Obama’s night with Africa’s pres­i­dents

CityPress - - News - CARIEN DU PLESSIS carien.duplessis@city­press.co.za Du Plessis’ trip was partly paid for by the US em­bassy in Pre­to­ria

What did Pres­i­dent Ja­cob Zuma say to Pres­i­dent Barack Obama as they dined on prime, grilled, dry-aged Wagyu beef, and were en­ter­tained by singer and song­writer Lionel Richie?

It isn’t clear, but they were spot­ted talk­ing on Tues­day night when Obama went up to Zuma and sec­ond wife Nom­pumelelo Ntuli’s ta­ble.

The din­ner was held in a mar­quee, lit in warm orange on the south lawn of the White House.

Zuma’s spokesper­son, Mac Ma­haraj, said jok­ingly he be­lieved “they were talk­ing about the weather”, but he did not at­tend the din­ner.

The in­for­mal one-on-one chat with Obama was im­por­tant be­cause there was no for­mal time dur­ing this week’s US-Africa Lead­ers’ Sum­mit in Wash­ing­ton, DC, for other bi­lat­eral meet­ings. Dur­ing the din­ner, it was Zuma’s for­mer wife, African Union Com­mis­sion chair­per­son Nkosazana Dlamini-Zuma, who stole the lime­light.

She was the first to ar­rive – alone – on the red car­pet that was rolled out at the White House’s north en­trance. She also got one of the best seats at the din­ner – next to US First Lady Michelle Obama at the main ta­ble.

Among the guests who made an im­pres­sion on ar­rival were South Su­dan’s cow­boy hat-wear­ing pres­i­dent, Salva Kiir; Cameroon’s pres­i­dent, Paul Biya, and his wife, Chan­tal, sport­ing one of her leg­endary big hair­dos; and Rwanda’s pres­i­dent, Paul Kagame, with his stat­uesque daugh­ter Ange. It took 90 min­utes for guests to ar­rive and be greeted by US chief of pro­to­col Peter Sel­fridge, who wore a suit and had to mop his brow reg­u­larly in the muggy summer weather.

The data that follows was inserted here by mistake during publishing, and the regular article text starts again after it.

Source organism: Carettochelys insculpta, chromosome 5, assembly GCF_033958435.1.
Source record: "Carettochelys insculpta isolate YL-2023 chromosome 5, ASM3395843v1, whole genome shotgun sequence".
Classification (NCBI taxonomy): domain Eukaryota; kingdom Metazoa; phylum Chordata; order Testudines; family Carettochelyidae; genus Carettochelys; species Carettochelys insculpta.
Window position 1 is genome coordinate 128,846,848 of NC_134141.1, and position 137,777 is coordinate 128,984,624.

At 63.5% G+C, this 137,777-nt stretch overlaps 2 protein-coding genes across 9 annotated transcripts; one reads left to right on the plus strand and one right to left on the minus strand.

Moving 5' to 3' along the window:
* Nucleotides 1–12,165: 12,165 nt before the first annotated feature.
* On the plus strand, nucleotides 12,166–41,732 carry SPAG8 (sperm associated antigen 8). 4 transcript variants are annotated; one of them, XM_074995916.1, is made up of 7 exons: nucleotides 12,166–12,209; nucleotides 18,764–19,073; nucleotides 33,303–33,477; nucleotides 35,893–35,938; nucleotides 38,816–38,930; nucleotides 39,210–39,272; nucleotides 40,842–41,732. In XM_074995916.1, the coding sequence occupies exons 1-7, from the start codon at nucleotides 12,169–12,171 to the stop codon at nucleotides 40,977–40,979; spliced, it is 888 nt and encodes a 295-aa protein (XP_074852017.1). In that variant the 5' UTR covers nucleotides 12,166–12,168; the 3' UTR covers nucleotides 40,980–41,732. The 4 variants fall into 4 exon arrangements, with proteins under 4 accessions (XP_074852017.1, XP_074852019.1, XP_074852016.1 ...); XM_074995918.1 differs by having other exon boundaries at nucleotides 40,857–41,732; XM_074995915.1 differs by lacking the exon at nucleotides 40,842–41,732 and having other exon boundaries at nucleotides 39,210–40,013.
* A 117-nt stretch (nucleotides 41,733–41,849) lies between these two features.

Richie (65) en­ter­tained guests all night long.

“Tonight, we are go­ing to have a party,” Richie re­port­edly said as he took to the stage.

He ac­com­pa­nied him­self on the piano and opened with the song Easy, per­form­ing hits like All Night Long, Hello and Say You (Say Me).

Rwanda’s for­eign min­is­ter, Louise Mushiki­wabo, tweeted: “At #USAfricaSum­mit, lead­ers sing­ing along with Lionel Richie at White House din­ner was a lot of fun!”

Also at the din­ner were In­ter­na­tional Re­la­tions Min­is­ter Maite Nkoana-Masha­bane, who en­tered through a side en­trance with oth­ers who were not heads of state, and busi­ness­man Pa­trice Mot­sepe and his wife, Pre­cious Moloi-Mot­sepe.

Stan­dard Bank joint CEO Sim Tsha­bal­ala was also on the guest list, but it is not clear if he made it.

Ac­tors Chi­we­tel Ejio­for, star of the Academy Award-win­ning drama 12 Years a Slave, Robert De Niro and Meb Ke­flezighi, the Eritrean-born US win­ner of this year’s Bos­ton Marathon, were also in­vited.

The menu of­fered largely Amer­i­canstyle food with vegeta­bles from the White House gar­den. Hints of spices and dishes from a few African coun­tries were sprin­kled through­out.

The wine was from black Amer­i­can wine mak­ers. There was no sign of the South African Gra­ham Beck sparkling wine with which Obama marked his in­au­gu­ra­tion in 2009.

Pres­i­dent Ja­cob Zuma

Newspapers in English

Newspapers from South Africa

© PressReader. All rights reserved.